Martin Herbet, “Kim Lim : Camden Arts Centre”, October – November 1999, Timeout, 1999→
Michael Archer, “Kim Lim 1936-1997” (obituary), Art Monthly, n°213, February 1998, p. 17
Kim Lim was born in Singapore and grew up in Malaysia. After studying in Singapore, she went to Central Saint Martins in London where she worked with wooden sculpture for two years (1954-1956) before studying printmaking at the Slade School of Fine Art (1956-1960). During a trip in Europe and Asia, she developed an interest in archaic motifs, and the rhythm of Indian and Asian sculptures in particular. In Greece she discovered Cycladic sculpture, and in China, Shang bronzes and Han sculpture, all artistic expressions marked by simplicity and taste for the decorative. Her first solo exhibition took place at Axiom Gallery in London in 1966. Following that she participated in group exhibitions and held solo exhibitions in Europe and Asia. These works can be found in the collections of the Tate in London and the National Museum of Art in Singapore.
In her sculptures and editions, the artist attempted to translate the rhythm of life and the changing qualities of light through abstract work based on colour and geometry. Her refined forms take on the undulations of water and repetition of musical motifs evoking heartbeats. She paid great attention to the details of curves, lines and surfaces. She mainly employed wood, coupled with fiberglass, aluminium, plastic or paper. She played on an alternation between light and dark wood, smooth and incised surfaces, coloured or not, as in the sculpture King, Queen, Pawn (1959), composed of three pieces of wood whose sections are work differently in order to create colour variations. In the following years Lim created less static structures that incorporated “change and surprise”, as she stated. Sensitive observation of reality and travel were an integral part of her work. She used stone to evoke elements such as water and air. In Sea-Stone (1989) the fluid surface of the marble is seemingly incised by the sea.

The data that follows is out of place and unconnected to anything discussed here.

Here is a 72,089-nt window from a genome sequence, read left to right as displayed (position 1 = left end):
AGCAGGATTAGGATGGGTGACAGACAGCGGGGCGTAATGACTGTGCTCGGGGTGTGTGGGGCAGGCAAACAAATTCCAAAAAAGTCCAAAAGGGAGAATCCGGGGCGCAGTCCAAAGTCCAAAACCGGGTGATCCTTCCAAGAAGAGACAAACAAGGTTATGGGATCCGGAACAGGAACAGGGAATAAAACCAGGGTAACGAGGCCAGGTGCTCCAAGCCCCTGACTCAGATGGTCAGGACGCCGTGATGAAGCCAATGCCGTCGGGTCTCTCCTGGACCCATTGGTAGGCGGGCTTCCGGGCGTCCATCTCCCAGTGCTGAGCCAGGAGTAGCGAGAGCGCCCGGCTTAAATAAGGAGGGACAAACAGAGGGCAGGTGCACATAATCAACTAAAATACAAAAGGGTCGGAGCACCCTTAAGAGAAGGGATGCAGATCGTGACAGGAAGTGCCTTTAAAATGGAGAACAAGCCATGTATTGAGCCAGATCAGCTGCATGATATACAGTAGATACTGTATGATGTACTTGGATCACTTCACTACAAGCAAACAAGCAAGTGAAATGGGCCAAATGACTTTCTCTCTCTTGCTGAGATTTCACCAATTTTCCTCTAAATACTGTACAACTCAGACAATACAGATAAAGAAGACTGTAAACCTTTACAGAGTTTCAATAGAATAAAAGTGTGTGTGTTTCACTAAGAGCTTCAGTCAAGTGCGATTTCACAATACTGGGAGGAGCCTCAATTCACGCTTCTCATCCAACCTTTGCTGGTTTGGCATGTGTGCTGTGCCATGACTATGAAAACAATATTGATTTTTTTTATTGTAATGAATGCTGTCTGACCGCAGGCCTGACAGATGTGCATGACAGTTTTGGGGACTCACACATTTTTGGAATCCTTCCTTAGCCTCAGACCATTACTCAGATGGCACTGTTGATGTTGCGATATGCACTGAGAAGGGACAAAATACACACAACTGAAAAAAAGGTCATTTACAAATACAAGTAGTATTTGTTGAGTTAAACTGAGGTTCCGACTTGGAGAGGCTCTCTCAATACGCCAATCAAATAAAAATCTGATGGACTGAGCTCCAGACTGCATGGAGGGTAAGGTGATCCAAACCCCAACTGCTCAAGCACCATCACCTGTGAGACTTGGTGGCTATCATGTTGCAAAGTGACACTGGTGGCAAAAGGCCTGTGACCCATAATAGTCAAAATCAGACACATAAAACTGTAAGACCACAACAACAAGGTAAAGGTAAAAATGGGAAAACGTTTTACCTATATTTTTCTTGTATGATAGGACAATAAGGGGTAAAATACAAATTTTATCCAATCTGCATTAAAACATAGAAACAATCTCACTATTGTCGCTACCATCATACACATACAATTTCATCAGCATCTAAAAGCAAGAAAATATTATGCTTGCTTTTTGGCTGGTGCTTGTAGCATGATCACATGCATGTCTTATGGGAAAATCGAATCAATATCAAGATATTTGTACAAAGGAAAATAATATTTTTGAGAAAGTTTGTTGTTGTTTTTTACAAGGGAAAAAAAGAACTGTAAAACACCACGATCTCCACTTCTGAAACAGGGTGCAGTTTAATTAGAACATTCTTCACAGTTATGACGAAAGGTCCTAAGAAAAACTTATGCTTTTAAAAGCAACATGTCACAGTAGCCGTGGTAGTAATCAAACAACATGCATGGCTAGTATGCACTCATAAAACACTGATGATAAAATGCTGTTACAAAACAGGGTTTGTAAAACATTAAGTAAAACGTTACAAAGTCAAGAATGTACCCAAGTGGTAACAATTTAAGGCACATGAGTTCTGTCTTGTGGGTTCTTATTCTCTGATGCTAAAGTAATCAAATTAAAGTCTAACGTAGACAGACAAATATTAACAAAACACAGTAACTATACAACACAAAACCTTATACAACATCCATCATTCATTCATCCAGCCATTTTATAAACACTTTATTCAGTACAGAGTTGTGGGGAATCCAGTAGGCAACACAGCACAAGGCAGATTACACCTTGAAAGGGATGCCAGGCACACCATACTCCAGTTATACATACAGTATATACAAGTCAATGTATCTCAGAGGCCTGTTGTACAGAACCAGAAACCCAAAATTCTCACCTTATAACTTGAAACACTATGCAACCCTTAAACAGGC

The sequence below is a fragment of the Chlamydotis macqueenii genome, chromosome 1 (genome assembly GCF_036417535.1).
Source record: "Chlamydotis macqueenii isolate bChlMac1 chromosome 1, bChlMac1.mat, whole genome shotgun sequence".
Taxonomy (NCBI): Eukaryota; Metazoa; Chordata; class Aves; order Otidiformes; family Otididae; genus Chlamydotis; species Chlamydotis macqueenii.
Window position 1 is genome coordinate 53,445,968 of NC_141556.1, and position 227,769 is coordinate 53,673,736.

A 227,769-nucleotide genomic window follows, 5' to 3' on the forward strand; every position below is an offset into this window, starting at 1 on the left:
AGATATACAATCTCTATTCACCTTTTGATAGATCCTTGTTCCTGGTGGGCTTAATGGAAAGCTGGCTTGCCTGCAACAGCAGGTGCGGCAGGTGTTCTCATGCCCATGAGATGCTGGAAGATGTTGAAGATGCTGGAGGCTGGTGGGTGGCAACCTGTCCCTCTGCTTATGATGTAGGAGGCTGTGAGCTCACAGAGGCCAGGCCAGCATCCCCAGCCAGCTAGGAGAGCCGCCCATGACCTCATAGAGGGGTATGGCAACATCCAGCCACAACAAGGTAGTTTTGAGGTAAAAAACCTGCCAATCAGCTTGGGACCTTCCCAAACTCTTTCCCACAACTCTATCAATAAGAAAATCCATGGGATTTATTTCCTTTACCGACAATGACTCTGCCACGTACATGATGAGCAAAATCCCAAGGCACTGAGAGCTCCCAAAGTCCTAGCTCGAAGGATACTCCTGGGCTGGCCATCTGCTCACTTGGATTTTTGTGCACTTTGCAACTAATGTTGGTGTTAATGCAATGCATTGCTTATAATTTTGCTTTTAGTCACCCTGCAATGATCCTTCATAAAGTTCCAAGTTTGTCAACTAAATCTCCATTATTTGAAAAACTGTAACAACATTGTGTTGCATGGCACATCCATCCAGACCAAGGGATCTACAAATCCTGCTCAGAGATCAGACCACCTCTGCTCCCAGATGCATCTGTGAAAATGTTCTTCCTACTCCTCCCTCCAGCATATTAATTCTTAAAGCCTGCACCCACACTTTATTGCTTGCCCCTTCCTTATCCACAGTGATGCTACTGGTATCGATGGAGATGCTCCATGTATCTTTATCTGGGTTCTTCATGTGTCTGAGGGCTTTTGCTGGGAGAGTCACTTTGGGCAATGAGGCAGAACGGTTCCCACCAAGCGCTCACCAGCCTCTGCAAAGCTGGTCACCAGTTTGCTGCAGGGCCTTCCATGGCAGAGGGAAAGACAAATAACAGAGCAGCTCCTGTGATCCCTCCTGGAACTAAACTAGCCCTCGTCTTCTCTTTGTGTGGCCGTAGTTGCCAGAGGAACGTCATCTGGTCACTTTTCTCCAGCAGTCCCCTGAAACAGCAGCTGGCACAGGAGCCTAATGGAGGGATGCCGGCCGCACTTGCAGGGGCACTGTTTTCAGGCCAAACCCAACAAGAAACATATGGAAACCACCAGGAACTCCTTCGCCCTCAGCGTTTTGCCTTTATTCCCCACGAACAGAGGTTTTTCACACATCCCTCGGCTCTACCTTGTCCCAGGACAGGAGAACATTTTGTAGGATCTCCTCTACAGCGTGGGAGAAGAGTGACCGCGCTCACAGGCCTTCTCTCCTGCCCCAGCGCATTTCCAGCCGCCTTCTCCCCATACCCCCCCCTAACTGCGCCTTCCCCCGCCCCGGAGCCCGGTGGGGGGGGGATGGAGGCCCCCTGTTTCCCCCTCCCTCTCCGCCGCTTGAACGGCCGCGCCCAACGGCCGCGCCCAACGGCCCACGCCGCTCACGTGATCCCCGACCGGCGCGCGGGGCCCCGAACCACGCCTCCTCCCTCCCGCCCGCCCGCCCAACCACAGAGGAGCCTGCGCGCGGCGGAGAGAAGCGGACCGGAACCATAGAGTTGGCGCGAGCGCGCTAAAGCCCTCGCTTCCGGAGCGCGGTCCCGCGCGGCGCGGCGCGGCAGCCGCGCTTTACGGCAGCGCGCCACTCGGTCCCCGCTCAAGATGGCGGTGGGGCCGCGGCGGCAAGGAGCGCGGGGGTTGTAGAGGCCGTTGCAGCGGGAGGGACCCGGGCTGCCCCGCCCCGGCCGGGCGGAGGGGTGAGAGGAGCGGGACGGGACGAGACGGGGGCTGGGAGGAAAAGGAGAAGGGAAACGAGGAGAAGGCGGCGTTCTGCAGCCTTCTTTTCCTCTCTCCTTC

Kin Lim, Abacus, 1959, plaster and wood, 44.4 x 55.9 x 5.1 cm, © National Gallery Singapore, © ADAGP, Paris
Kin Lim, Three Circles, 1964, Oil paint and steel on plywood, 1848 × 937 × 41 mm, © Tate, © ADAGP, Paris